Objective: To determine the potential of detection in CSF of specific Borrelia burgdorferi antigen, OspA, as a marker of infection in neurologic Lyme disease and compare this with the detection of antibody.
Design: CSF from 83 neurologic patients in an area highly endemic for Lyme disease was examined prospectively for (1) OspA by antigen capture ELISA and Western blot employing monoclonal antibodies, and for (2) B burgdorferi antibodies by ELISA.
Results: Of the 35 of 83 (42%) patients who were positive for OspA antigen in their CSF, 15 (43%) were antigen positive despite being antibody-negative in CSF. Seven of these 15 (47%) had otherwise normal routine CSF analyses. Six of these 15 (40%) patients met strict CDC surveillance criteria for Lyme disease; four (27%) patients had seroconversion coincident with new neurologic problems; and three (20%) with characteristic syndromes for Lyme disease were seronegative, but had complexed antibody to B burgdorferi. The final two patients (13%) were seropositive and had unexplained neurologic problems not characteristic of Lyme disease.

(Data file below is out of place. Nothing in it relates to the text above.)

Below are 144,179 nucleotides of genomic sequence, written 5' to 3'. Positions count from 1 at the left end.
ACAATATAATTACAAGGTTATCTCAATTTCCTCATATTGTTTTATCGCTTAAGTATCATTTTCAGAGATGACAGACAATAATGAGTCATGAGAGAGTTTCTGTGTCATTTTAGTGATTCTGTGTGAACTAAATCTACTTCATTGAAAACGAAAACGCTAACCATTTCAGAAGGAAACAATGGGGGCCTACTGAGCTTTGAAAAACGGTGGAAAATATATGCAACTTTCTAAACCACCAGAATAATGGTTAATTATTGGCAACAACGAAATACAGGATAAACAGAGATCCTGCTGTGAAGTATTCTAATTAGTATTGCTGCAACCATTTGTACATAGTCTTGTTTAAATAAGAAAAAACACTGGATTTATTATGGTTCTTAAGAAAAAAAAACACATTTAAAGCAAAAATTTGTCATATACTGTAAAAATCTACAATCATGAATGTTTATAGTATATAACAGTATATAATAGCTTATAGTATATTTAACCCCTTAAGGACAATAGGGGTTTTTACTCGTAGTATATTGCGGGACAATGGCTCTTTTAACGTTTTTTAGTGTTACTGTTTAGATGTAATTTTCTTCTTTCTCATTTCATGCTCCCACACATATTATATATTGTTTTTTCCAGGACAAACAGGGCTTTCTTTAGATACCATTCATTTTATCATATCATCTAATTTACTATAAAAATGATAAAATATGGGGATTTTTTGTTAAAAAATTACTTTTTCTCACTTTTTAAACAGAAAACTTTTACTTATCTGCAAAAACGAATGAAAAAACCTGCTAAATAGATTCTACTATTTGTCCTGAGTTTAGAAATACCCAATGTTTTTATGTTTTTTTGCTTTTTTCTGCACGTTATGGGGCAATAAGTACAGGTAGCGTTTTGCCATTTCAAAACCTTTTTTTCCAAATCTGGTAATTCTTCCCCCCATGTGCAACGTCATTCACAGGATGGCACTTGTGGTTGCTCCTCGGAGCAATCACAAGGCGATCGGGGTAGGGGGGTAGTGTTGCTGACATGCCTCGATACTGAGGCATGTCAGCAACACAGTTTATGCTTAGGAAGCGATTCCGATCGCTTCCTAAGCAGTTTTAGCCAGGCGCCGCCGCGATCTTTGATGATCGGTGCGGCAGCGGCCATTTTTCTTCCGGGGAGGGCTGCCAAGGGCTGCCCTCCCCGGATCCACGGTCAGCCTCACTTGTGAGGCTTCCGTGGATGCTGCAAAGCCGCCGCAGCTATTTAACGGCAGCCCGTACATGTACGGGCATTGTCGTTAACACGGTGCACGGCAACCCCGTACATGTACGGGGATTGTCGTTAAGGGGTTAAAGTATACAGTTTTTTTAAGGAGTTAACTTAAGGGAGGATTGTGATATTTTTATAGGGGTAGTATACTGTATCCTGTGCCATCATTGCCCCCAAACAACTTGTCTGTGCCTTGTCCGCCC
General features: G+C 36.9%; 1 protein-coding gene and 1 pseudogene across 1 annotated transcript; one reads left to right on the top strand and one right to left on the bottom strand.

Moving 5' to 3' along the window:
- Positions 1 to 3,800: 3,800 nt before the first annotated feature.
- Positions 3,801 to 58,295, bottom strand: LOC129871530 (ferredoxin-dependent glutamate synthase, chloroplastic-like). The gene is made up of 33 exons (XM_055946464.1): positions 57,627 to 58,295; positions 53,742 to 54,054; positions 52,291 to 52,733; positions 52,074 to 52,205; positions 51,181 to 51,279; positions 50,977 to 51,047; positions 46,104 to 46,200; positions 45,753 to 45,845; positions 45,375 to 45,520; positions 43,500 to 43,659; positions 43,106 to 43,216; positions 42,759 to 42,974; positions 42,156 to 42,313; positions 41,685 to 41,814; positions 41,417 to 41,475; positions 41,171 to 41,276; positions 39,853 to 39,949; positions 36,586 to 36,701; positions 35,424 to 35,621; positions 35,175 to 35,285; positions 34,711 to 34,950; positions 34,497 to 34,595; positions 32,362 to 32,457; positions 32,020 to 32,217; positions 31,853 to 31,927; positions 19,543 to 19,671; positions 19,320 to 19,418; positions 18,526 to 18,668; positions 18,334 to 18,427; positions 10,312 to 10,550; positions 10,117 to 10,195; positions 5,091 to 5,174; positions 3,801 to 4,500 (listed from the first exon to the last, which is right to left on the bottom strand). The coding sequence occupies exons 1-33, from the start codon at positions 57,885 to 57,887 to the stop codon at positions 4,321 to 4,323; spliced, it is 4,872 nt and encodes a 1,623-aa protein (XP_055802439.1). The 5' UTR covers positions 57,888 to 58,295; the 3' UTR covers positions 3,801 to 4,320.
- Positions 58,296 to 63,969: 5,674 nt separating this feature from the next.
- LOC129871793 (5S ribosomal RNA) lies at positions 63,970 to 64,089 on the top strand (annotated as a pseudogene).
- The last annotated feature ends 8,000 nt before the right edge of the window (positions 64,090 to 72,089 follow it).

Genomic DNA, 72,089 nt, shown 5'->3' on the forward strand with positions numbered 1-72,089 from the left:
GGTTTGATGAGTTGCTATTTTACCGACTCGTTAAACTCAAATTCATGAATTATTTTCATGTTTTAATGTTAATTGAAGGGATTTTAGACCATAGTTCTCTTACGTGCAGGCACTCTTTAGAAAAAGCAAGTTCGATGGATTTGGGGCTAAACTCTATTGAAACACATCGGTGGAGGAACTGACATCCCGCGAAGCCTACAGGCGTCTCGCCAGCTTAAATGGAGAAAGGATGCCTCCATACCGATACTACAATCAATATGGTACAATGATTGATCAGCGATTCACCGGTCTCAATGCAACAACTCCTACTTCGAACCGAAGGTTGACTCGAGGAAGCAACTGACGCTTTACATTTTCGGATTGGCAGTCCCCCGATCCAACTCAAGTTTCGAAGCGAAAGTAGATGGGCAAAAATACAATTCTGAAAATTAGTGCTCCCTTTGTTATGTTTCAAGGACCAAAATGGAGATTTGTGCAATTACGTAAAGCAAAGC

Conclusions: B burgdorferi antigen can be detected in CSF that is otherwise normal by conventional methodology, and can be present without positive CSF antibody. Since CSF antigen implies intrathecal seeding of the infection, the diagnosis of neurologic infection by B burgdorferi should not be excluded solely on the basis of normal routine CSF or negative CSF antibody analyses.